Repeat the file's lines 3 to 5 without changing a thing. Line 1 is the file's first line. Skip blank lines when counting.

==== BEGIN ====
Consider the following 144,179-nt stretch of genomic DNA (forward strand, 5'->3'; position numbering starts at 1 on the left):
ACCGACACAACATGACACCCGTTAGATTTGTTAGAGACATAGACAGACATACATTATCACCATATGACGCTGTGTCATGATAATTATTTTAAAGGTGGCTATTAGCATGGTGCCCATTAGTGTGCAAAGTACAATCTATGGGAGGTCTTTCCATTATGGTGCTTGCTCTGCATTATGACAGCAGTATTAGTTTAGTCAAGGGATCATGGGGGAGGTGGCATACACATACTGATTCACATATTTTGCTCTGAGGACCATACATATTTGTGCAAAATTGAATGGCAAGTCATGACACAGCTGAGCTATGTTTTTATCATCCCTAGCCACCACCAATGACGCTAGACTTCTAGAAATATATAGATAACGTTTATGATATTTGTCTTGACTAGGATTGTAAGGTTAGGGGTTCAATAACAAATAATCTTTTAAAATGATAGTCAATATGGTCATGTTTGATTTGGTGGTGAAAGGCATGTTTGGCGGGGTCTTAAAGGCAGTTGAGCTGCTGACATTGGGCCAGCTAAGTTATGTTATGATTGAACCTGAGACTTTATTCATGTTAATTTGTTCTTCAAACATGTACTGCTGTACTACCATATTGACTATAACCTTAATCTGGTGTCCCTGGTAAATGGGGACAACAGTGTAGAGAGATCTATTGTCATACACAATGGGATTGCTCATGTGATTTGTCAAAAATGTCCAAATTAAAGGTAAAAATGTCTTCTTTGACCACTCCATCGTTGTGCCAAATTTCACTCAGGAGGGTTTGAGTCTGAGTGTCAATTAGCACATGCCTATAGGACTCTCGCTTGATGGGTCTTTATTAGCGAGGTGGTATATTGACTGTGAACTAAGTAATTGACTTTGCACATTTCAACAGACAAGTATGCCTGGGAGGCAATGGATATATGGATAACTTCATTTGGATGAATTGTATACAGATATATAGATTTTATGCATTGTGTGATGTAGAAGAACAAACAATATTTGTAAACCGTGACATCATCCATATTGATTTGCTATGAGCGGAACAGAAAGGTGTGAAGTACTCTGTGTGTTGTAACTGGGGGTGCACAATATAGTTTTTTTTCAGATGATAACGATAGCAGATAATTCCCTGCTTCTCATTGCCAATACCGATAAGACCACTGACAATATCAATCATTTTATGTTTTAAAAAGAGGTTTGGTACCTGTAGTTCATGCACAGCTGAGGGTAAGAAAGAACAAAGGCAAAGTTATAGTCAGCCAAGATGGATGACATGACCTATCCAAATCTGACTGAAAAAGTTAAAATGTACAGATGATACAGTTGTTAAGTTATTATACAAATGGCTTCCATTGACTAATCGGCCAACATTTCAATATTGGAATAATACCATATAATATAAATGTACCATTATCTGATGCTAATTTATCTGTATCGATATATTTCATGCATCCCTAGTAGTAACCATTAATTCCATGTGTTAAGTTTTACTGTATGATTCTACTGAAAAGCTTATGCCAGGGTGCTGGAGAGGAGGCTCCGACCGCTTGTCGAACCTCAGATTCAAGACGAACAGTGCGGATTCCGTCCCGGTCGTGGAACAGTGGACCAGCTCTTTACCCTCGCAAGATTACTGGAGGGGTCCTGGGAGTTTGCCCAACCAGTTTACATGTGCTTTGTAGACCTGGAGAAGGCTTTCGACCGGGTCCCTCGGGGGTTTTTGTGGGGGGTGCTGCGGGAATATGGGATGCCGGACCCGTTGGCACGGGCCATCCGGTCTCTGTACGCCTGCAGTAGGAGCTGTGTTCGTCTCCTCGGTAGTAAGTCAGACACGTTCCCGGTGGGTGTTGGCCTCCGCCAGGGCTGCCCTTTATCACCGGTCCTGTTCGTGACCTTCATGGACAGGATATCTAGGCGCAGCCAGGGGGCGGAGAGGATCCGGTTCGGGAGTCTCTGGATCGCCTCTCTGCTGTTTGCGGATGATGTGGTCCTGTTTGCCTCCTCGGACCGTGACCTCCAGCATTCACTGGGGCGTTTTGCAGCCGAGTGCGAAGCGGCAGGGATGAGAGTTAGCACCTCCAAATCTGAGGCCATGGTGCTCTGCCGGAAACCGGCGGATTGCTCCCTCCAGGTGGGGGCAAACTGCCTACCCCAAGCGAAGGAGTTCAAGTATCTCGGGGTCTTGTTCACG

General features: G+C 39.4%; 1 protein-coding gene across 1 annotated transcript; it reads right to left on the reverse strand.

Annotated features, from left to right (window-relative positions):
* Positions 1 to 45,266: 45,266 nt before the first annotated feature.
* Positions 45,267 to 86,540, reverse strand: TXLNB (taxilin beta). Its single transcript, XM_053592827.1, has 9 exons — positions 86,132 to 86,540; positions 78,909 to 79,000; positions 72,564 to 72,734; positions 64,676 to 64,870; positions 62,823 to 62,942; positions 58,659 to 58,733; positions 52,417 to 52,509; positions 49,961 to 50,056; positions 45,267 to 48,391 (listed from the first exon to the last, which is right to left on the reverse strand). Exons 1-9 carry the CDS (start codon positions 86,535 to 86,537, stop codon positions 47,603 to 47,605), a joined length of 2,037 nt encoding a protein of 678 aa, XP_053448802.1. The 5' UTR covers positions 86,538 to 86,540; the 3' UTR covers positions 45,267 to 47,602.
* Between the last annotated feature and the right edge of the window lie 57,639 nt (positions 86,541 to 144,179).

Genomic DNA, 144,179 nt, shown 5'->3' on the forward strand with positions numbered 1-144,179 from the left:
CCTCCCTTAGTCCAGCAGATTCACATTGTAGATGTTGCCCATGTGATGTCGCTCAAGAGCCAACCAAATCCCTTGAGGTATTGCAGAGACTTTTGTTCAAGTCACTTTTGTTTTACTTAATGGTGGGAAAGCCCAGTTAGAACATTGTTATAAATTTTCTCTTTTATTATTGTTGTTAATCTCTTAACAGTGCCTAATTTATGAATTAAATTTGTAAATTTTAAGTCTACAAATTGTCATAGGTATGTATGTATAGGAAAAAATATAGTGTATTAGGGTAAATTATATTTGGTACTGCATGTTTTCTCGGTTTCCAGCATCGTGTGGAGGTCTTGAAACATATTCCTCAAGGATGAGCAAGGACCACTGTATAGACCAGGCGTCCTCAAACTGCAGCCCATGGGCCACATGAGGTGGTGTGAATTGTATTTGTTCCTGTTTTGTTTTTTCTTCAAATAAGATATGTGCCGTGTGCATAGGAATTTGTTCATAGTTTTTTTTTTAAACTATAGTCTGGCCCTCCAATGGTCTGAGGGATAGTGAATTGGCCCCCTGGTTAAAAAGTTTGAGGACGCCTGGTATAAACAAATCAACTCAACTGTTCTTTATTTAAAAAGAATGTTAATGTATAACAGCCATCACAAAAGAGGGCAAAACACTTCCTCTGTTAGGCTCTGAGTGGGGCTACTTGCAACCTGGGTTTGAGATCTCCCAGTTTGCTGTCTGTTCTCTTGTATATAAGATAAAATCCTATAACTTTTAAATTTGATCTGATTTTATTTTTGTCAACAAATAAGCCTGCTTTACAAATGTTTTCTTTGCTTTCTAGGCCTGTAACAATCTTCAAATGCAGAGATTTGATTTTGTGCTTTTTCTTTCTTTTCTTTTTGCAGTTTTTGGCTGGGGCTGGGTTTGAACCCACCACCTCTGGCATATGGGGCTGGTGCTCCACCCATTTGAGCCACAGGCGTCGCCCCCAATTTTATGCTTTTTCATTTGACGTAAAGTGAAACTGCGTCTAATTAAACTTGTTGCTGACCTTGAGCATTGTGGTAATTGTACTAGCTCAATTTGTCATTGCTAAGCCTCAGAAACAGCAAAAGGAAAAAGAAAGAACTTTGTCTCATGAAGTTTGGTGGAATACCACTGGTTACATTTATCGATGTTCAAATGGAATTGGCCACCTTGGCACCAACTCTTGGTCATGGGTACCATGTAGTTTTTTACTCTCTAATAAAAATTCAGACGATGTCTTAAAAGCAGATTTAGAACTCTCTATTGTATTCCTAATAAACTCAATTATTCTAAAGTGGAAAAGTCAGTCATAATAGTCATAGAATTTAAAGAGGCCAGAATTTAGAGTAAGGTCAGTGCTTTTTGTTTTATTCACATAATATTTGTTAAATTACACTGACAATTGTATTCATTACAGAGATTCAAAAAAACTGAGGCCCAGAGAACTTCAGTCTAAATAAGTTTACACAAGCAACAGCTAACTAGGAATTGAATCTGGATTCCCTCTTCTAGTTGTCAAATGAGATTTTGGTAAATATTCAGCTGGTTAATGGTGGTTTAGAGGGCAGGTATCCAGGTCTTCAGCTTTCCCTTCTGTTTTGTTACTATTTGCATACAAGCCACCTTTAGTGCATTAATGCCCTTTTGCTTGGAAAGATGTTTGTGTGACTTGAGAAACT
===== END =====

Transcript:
General features: G+C 39.4%; 1 protein-coding gene across 1 annotated transcript; it reads right to left on the reverse strand.

Annotated features, from left to right (window-relative positions):
* Positions 1 to 45,266: 45,266 nt before the first annotated feature.